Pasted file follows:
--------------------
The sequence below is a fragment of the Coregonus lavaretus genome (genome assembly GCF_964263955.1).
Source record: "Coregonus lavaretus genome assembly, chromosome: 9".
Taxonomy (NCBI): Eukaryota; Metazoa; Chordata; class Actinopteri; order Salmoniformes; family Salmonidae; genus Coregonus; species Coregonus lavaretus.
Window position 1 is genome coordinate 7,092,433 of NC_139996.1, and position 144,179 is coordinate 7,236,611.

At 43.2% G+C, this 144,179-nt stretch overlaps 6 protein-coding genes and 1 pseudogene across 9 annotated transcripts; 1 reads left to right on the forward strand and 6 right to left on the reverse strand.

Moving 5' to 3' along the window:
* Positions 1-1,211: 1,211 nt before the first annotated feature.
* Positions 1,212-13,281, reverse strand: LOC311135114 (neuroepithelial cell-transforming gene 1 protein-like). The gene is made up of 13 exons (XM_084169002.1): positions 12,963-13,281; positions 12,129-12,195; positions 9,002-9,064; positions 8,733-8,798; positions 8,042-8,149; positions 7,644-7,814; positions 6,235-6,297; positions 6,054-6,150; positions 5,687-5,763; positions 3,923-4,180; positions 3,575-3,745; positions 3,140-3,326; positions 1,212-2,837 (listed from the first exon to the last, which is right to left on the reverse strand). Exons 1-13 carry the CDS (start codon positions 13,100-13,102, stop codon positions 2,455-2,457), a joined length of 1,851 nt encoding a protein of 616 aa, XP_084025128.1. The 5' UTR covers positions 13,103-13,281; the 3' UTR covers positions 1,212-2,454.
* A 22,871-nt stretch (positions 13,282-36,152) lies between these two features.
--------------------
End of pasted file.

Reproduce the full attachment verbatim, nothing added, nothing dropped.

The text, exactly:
The sequence below is a fragment of the Coregonus lavaretus genome (genome assembly GCF_964263955.1).
Source record: "Coregonus lavaretus genome assembly, chromosome: 9".
Taxonomy (NCBI): Eukaryota; Metazoa; Chordata; class Actinopteri; order Salmoniformes; family Salmonidae; genus Coregonus; species Coregonus lavaretus.
Window position 1 is genome coordinate 7,092,433 of NC_139996.1, and position 144,179 is coordinate 7,236,611.

At 43.2% G+C, this 144,179-nt stretch overlaps 6 protein-coding genes and 1 pseudogene across 9 annotated transcripts; 1 reads left to right on the forward strand and 6 right to left on the reverse strand.

Moving 5' to 3' along the window:
* Positions 1-1,211: 1,211 nt before the first annotated feature.
* Positions 1,212-13,281, reverse strand: LOC311135114 (neuroepithelial cell-transforming gene 1 protein-like). The gene is made up of 13 exons (XM_084169002.1): positions 12,963-13,281; positions 12,129-12,195; positions 9,002-9,064; positions 8,733-8,798; positions 8,042-8,149; positions 7,644-7,814; positions 6,235-6,297; positions 6,054-6,150; positions 5,687-5,763; positions 3,923-4,180; positions 3,575-3,745; positions 3,140-3,326; positions 1,212-2,837 (listed from the first exon to the last, which is right to left on the reverse strand). Exons 1-13 carry the CDS (start codon positions 13,100-13,102, stop codon positions 2,455-2,457), a joined length of 1,851 nt encoding a protein of 616 aa, XP_084025128.1. The 5' UTR covers positions 13,103-13,281; the 3' UTR covers positions 1,212-2,454.
* A 22,871-nt stretch (positions 13,282-36,152) lies between these two features.